The Colorado Surrogacy Agreement Act, signed into law on May 6, 2021 (LS May 2021), aims to codify “consistent standards and procedural safeguards to promote the best interests of children who are born as a result of surrogacy agreements.” The Act applies to both genetic (traditional) and gestational surrogacy, allows for compensation, and requires one of the parties to have some connection to the state via either residency or working with a Colorado medical provider.

The law codifies many ASRM guidelines and fertility clinics practices already in place: a prospective surrogate must be at least 21 years of age; have previously given birth to at least one child; have completed both a medical evaluation by a M.D. regarding the surrogacy and a mental health consultation with a licensed mental health professional; have independent legal representation by a Colorado-licensed attorney who has been chosen by the surrogate “throughout the surrogacy arrangement regarding the terms of the surrogacy agreement and the potential legal consequences of the agreement”  (which may be paid for by the intended parents). Intended parents must be at least 21 years of age; have completed a medical evaluation and also have independent legal representation from a Colorado-licensed attorney throughout the surrogacy arrangement.  In contrast to the surrogate, however, the law does not require a mental health consultation for the intended parents.

The Act makes clear that the surrogate retains decision-making power over both her health and the pregnancy, and that ‘specific performance’ is not permitted for a breach by the surrogate as to impregnation, termination or non-termination of a pregnancy or undergoing medical procedures.

Colorado Surrogacy Agreement Act C.R.S. 19-4.5-101 et seq.14-2-901

b.    Wyoming

Effective July 1, 2021, Wyoming enacted a narrower surrogacy related law, the Wyoming “Birth certificates – gestational agreements” Act. The law addresses only gestational surrogacy and codifies standards and procedures to establish legal parentage for intended parents and ensure the birth certificate or “vital records” reflects them as the child’s parents.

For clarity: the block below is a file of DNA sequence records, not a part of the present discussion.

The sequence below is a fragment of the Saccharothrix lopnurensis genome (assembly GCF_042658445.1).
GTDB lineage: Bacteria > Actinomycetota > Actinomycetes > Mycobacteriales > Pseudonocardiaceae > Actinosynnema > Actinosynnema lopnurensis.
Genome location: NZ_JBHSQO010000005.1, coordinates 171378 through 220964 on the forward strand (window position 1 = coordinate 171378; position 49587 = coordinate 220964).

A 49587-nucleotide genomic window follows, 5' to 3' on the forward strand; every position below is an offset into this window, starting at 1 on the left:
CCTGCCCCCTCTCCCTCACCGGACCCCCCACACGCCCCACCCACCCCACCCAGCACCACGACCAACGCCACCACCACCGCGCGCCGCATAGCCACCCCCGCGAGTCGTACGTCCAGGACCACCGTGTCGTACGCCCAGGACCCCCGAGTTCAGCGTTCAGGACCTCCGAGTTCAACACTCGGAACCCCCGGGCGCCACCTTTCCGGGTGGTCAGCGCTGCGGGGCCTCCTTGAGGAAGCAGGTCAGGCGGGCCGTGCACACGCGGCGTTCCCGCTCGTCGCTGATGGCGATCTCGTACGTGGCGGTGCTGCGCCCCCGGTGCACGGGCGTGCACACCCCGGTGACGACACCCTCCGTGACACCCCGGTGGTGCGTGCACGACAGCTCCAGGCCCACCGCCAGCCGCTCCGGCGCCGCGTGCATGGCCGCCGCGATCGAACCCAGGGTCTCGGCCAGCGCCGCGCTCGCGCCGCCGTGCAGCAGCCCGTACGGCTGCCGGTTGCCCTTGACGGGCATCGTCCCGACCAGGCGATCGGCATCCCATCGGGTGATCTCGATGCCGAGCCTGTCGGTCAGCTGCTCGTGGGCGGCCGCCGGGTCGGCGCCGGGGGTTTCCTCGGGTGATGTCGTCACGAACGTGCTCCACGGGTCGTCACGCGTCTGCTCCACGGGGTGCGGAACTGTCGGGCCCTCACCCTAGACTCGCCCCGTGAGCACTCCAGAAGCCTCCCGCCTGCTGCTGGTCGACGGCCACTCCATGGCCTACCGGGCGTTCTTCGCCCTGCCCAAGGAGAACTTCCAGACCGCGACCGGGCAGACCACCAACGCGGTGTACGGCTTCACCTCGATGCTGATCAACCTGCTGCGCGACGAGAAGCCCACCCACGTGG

The statute also limits compensation to “expenses related to prenatal care, delivery of the child and any other costs including the cost of lost opportunity that are directly connected to the pregnancy”. The latter language suggests that wage replacement will be permitted.

The law requires all parties be at least 21 years old and, in an attempt to avoid reproductive tourism into the state, imposes a one-year residency requirement on intended parents. The surrogacy agreement must be filed with the state registrar of vital records, where it is to be sealed subject only to a court order to open it.

Although the statute uses gender neutral language in defining “intended parents” ("’Intended parents’ means two (2) persons who enter into a gestational agreement with a gestational carrier for the birth of a child for which the two (2) persons shall assume paternity or maternity.”), with respect to birth certificates, the law provides for “two (2)” intended parents to be referred to as being deemed the “mother and father” (upon completion of state required paperwork). How the state will address same-sex couples for purposes of legal parentage and birth records is not stated.

HB0073 Birth certificates-gestational agreements.

Update on the Uniform Parentage Act 2017